The National Labor Relations Board (NLRB) claims to be an independent agency that protects the interests of workers. Yet the agency lost its veneer of independence under the Obama administration. For eight years, the board’s power and influence expanded as it diminished the rights and freedoms of employees in America’s workplaces. Its rules and regulations stifled economic growth and rewarded union bosses.
Fortunately, the Trump administration and this Congress have taken meaningful steps to rein in the agency with new personnel. The new members are experts in the law who respect labor precedents and seek to strike a balance in deciding workplace disputes and policies.
With both Marvin Kaplan and William Emanuel now confirmed to join the five-member board, and Peter Robb nominated to serve as its general counsel, there is reason to hope that the NLRB will pursue fairness and sanity instead of kowtowing to the president’s favorite special interest.
Kaplan is an experienced lawyer who previously served as the chief counsel of the Occupational Safety and Health Review Commission. In that role, he demonstrated a willingness to look objectively at the facts of each case. With decades of legal experience under his belt, Emanuel has the expertise necessary, together with Kaplan, to make a meaningful impact.
The new NLRB will have a chance to rectify the misguided decisions of the last eight years that have enabled unions to force themselves into workplaces without much regard to the wishes of workers. Top priority must be given to undoing the harmful impact of the Obama board’s “ambush” election rule, and its “joint employer” and “micro-union” decisions.
The ambush election rule shortened the time for union elections from a median time of approximately 34 days to as short as 11 days. This change allows labor organizers to quietly garner support, then ambush worker and employer with a vote before workers have a chance to receive and review critical information about the impact of unionization on their workplace.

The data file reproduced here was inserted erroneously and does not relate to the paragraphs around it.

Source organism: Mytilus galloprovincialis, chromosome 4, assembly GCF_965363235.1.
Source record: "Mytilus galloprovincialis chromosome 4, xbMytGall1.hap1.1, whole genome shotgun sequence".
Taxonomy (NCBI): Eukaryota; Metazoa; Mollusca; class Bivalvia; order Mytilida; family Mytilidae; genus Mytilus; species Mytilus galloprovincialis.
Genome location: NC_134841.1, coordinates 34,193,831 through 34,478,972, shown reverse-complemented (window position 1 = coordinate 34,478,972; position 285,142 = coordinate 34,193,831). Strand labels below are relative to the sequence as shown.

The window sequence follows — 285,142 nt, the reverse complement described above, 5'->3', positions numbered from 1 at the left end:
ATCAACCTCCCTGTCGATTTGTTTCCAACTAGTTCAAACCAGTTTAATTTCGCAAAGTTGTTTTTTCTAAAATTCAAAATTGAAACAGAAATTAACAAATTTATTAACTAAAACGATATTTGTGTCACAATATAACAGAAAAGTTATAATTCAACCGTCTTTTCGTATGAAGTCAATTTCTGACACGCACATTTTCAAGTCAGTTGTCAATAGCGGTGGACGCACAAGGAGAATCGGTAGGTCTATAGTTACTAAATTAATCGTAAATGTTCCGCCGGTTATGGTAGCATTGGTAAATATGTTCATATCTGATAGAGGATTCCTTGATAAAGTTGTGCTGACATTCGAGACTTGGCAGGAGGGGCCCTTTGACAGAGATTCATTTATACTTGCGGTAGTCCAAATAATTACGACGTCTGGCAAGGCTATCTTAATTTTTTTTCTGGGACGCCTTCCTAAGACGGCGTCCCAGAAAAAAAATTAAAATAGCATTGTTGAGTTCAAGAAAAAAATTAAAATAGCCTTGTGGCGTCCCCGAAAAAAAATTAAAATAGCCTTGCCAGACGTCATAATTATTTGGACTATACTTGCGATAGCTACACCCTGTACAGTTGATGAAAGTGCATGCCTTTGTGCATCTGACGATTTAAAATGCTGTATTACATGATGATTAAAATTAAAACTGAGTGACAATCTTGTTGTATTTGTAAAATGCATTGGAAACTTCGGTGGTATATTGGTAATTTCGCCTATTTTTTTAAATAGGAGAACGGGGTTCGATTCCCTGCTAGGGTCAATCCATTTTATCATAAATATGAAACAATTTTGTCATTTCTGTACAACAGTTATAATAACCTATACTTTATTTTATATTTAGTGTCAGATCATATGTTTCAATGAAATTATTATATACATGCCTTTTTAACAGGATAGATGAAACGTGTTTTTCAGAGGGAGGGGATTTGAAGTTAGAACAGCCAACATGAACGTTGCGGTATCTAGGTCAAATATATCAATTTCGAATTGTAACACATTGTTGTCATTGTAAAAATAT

The Obama board’s micro-union decision was gerrymandering at the union level.
The decision allows unions to carve out bargaining units so that a small group of employees — hand-picked by labor — can decide whether part of the workplace will be unionized. This runs directly contrary to the National Labor Relations Act and decades of prior law, which insist that the largest possible unit of employees be included in the unionization decision.
The Obama board’s incredible and new joint-employer decision rewrote labor law consistently honored for decades by Democrat and Republican-controlled boards. Now, any company in a business relationship with another company is subject to liability for that other company’s workplace violations, like a subcontractor.
This absurdity is made possible by the board’s adoption of a new “indirect control” standard that is limitless in its application. Take, for example, a company that contracts with another company for janitorial services. If it specifies the hours to be worked and the spaces to be cleaned, it is now the employer of the janitorial company’s employees. This presents an existential threat to various industries, including franchises and the 7.6 million jobs they represent. By making businesses subject to liability for workplace violations of another company far out of their control, the NLRB has put job creators — particularly small businesses — under severe threat.
In addition to having a fully-staffed board, the agency will soon also count a new general counsel, who, unlike that office’s current union-tilted occupant, will restore agency’s credibility by fairly enforcing the law and seeking changes in the law that will further the interests of workers, not undermine them.
During the eight years of the Obama administration, the NLRB pursued a radical activist agenda dictated by Big Labor. Now, with Robb’s nomination as general counsel, and Kaplan and Emanuel’s confirmations as board members, it is time to right the ship and pursue an agenda dictated by the law. The law protects the rights of all workers, including those that oppose unionization, and restores balance to the interpretation and enforcement of our nation’s important labor relations law, the National Labor Relations Act.
Heather Greenaway is a spokesperson for the Workforce Fairness Institute (WFI).